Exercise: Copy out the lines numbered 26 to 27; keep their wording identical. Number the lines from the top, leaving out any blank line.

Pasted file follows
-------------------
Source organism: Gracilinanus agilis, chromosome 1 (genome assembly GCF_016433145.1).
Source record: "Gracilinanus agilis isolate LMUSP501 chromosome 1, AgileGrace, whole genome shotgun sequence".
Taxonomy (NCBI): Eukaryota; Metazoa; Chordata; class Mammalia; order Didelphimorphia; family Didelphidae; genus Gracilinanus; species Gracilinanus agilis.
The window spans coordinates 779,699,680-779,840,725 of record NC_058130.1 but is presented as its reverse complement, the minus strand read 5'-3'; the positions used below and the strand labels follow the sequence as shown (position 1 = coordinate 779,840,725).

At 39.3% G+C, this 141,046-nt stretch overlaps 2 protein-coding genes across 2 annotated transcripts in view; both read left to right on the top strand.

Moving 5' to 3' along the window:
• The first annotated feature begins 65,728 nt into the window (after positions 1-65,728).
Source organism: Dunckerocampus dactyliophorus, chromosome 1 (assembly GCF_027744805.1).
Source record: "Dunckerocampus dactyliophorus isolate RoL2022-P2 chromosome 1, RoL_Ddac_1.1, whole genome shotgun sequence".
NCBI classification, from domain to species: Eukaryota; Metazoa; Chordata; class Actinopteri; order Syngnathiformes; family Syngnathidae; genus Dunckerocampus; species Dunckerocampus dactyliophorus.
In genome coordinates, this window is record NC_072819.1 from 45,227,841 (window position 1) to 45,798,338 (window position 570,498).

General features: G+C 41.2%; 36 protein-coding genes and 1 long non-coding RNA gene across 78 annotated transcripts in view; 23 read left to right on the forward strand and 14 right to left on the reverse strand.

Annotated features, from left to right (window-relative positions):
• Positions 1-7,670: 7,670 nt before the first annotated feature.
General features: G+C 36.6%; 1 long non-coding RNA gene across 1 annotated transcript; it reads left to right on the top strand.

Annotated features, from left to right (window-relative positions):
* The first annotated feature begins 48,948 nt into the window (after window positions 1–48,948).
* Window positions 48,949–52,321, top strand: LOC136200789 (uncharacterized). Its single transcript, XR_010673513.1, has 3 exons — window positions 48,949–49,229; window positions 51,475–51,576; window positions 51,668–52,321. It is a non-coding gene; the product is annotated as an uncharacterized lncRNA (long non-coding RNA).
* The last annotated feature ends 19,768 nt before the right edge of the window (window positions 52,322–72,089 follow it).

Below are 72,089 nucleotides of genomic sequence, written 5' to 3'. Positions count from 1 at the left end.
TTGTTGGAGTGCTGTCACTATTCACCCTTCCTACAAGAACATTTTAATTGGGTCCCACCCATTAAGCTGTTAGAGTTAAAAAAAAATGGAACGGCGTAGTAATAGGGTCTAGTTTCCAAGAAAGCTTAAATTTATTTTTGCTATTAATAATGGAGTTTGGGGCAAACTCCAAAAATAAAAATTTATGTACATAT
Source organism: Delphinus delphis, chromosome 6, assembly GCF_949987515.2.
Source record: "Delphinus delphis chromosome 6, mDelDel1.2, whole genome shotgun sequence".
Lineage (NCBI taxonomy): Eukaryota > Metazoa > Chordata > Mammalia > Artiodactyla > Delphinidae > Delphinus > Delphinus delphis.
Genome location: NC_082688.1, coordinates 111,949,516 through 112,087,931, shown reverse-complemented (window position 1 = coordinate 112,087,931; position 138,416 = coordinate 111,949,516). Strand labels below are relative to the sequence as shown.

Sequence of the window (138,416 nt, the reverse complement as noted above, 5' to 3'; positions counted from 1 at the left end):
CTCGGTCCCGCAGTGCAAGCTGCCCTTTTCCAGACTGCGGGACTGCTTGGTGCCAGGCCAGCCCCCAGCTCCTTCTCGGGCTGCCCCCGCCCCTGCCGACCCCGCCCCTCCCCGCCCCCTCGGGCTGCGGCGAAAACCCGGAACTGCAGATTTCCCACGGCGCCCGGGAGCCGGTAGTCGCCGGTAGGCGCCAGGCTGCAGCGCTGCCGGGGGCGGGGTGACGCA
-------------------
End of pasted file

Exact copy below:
Sequence of the window (138,416 nt, the reverse complement as noted above, 5' to 3'; positions counted from 1 at the left end):
CTCGGTCCCGCAGTGCAAGCTGCCCTTTTCCAGACTGCGGGACTGCTTGGTGCCAGGCCAGCCCCCAGCTCCTTCTCGGGCTGCCCCCGCCCCTGCCGACCCCGCCCCTCCCCGCCCCCTCGGGCTGCGGCGAAAACCCGGAACTGCAGATTTCCCACGGCGCCCGGGAGCCGGTAGTCGCCGGTAGGCGCCAGGCTGCAGCGCTGCCGGGGGCGGGGTGACGCA